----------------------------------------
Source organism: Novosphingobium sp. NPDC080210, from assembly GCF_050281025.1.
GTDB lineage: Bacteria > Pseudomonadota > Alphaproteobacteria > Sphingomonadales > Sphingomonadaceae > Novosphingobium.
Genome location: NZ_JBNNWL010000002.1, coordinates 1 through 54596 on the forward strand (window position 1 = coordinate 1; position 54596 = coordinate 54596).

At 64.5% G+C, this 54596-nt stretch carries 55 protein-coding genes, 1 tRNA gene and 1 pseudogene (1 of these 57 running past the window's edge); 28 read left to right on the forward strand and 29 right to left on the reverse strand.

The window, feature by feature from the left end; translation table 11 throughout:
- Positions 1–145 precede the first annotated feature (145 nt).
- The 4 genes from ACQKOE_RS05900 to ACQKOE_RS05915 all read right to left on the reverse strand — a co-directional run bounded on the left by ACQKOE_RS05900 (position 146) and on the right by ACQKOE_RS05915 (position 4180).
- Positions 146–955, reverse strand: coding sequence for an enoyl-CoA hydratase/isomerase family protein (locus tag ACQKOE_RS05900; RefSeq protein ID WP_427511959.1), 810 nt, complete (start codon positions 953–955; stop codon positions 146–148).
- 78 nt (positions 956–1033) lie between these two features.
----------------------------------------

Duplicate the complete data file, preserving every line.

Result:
Source organism: Novosphingobium sp. NPDC080210, from assembly GCF_050281025.1.
GTDB lineage: Bacteria > Pseudomonadota > Alphaproteobacteria > Sphingomonadales > Sphingomonadaceae > Novosphingobium.
Genome location: NZ_JBNNWL010000002.1, coordinates 1 through 54596 on the forward strand (window position 1 = coordinate 1; position 54596 = coordinate 54596).

At 64.5% G+C, this 54596-nt stretch carries 55 protein-coding genes, 1 tRNA gene and 1 pseudogene (1 of these 57 running past the window's edge); 28 read left to right on the forward strand and 29 right to left on the reverse strand.

The window, feature by feature from the left end; translation table 11 throughout:
- Positions 1–145 precede the first annotated feature (145 nt).
- The 4 genes from ACQKOE_RS05900 to ACQKOE_RS05915 all read right to left on the reverse strand — a co-directional run bounded on the left by ACQKOE_RS05900 (position 146) and on the right by ACQKOE_RS05915 (position 4180).
- Positions 146–955, reverse strand: coding sequence for an enoyl-CoA hydratase/isomerase family protein (locus tag ACQKOE_RS05900; RefSeq protein ID WP_427511959.1), 810 nt, complete (start codon positions 953–955; stop codon positions 146–148).
- 78 nt (positions 956–1033) lie between these two features.